• Our hope-filled future is bound up in sharing the story of Jesus, in discipling others, in bringing those disciples together into communities of believers, and in developing and releasing those believers to create other communities... till Jesus the King comes again!

the Approach

In the local community of believers that we are part of here in Europe, we shared the Lord’s Supper together this past weekend.  It is both a solemn and joyful moment.  These two elements of the Lord’ Supper were only further reinforced in my heart and mind when I read these words from Thomas Cranmer, quoted by Tim Keller: “We do not presume to come to this your table, merciful Lord, trusting in our own righteousness, but in your manifold and great mercies.  We are not worthy so much as to gather up the crumbs under your table, but you are the same Lord whose property is always to have mercy.”  That unfathomable mercy and grace, as Keller reminds us, is clearly displayed in Jesus’ approach to two very different individuals, recorded in this section of the Gospel of Mark.

Jesus takes a seemingly hard approach towards the Syrophoenician woman who comes to plead for her daughter.  However, in her boldness, she wrestles “with Jesus in the most respectful way and she will not take no for an answer.”  Rather than pleading for and asserting her “rights”, she begs the Lord to give her what “she doesn’t deserve on the basis of His goodness.”  Recognizing her own unworthiness, she calls out for the infinite mercy of God to be shown to her.  What an example of the Gospel!

Jesus then takes an opposite approach towards the deaf and mute man.  Whereas Jesus appeared hard with the Syrophoenician woman, He takes a much softer approach in regards to this man.  Through a series of steps that lead to this man’s healing, Jesus enters his world, and demonstrates His compassion and connection with the struggles, the alienation and the isolation this man feels.

What is amazing is that Jesus Himself, as He goes to the cross, will experience both the rejection felt by the Syrophoenician woman and the silence of the deaf and mute man.  He will take upon Himself the weight of the ravages of sin in this world and in our lives, so as to deliver us, free us from the power that sin seeks to exercise over our lives.

How that deliverance works out in our each of our lives (sometimes called, sanctification) is part of the unique approach that Jesus takes towards each one of us.

 

How has Jesus’ unique approach to you called out a greater trust and faith in Him?    The very weakness of the deaf and mute man (his inability to speak) became the means by which he would serve Jesus and proclaim His name.  How has God used your weakness(es) to demonstrate His grace and mercy?  What does Jesus’ approach to these two people in Mark 7, tell us about how we should approach others with the Gospel?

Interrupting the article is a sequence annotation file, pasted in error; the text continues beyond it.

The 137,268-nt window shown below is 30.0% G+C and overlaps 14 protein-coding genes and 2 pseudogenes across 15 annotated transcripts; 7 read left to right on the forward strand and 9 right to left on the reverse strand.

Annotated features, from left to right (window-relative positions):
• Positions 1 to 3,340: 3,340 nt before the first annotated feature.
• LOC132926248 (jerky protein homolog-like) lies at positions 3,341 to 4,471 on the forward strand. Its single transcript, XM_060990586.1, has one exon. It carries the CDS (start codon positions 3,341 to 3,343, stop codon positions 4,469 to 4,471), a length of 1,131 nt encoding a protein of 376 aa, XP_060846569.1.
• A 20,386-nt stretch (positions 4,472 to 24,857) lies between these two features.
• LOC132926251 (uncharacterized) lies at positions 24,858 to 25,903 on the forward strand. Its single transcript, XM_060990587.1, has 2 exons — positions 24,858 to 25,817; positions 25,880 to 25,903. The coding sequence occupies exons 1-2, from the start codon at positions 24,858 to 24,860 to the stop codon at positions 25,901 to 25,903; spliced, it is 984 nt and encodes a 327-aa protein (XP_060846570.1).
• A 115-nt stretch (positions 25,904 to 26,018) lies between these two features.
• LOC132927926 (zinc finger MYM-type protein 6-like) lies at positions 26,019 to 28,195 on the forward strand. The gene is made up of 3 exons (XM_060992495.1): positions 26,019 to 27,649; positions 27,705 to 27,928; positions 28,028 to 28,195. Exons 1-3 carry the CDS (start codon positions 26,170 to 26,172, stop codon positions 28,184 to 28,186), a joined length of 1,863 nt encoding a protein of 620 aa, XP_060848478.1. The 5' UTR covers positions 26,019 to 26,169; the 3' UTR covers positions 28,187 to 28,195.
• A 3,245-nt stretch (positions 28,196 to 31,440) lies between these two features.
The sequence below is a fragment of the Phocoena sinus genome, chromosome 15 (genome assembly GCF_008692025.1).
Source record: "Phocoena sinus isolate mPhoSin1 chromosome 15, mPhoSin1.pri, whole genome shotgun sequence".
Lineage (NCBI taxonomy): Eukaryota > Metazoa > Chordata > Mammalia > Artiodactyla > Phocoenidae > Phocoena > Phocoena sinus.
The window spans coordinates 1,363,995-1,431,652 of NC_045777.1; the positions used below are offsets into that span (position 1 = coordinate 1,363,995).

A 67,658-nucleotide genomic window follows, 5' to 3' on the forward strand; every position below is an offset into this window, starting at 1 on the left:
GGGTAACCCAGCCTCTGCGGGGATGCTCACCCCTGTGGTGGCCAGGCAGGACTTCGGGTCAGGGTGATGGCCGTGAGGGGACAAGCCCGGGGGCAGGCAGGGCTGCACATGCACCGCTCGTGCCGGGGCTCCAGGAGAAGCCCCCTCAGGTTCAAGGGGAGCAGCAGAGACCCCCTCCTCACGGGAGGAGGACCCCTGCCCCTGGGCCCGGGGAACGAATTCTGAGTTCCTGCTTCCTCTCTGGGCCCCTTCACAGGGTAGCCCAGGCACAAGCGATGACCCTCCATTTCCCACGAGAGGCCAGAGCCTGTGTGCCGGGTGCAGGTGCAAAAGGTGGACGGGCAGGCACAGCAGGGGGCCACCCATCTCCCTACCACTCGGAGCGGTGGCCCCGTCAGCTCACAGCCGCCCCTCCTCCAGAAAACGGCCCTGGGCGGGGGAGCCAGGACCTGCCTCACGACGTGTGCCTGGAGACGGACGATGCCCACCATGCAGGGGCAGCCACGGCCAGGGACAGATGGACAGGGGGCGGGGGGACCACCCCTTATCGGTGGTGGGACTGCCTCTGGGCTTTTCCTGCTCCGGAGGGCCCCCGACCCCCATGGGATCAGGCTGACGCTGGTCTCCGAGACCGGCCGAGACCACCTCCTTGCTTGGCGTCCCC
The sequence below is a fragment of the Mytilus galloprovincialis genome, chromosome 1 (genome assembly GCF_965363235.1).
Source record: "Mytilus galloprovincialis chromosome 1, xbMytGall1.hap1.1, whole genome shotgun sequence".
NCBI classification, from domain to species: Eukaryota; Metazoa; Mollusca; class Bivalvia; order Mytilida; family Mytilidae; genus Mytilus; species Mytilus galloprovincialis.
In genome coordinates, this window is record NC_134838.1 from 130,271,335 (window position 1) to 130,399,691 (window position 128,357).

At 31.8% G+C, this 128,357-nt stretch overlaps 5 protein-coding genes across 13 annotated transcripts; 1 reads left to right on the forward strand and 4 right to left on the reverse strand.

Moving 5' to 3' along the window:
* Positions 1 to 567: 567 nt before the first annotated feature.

Next week: chapter 9 – “the Turn”

 

2 Responses

  1. THE APPROACH

    How do I view and approach God? How do I view myself? How do I view and approach others? How do I view and approach the issues of life? I have been meditating on these questions recently in the light of Acts 9: 31, “So the church throughout all Judea and Galilee and Samaria enjoyed peace, being built up: and going on in the fear of the Lord and in the comfort of the Holy Spirit, it continued to increase.”

    One thought has grabbed my attention. As a believer in this life I should live in the tension between “the fear of the Lord” and the “comfort of the Holy Spirit.” in my approach to God, myself, others and the issues of life. What do I mean by this? Let me illustrate what I mean by also looking at this tension in what our approach should be to the Lord’s table. The Apostle Paul “fenced” the Lord’s table in I Cor. 11: 27 – 32 warning of the extreme danger in partaking of the table in “an unworthy” manner. Therefore we should approach the table “in the fear of the Lord.” At the same time we should approach the table of the Lord with “the comfort of the Holy Spirit” who bears witness with our spirit that we are the children of God (Romans 8: 16 and context) and gives assurance that Christ once for all died for our sins and that his righteousness has been credited to our account (II Cor. 5: 21). I by God’s grace, therefore, can approach the Lord’s table with assurance and joy mingled with the awe of God’s holiness and majesty.

    Both the “fear of the Lord” and “the comfort of the Holy Spirit” should permeate my approach to all my relationships.

    • The balance you describe is often hard to maintain. Oftentimes, I find people falling to the side of ‘fear’ (poorly defined as a sense of God’s displeasure with us for failing to do what we know we should do) and seeking to earn again God’s love and pleasure. However, as you rightly point out we can fall to the other side and not realize that the joy that flows from the Cross should drive us to live lives which please Him because of the awesome nature of His love and grace.

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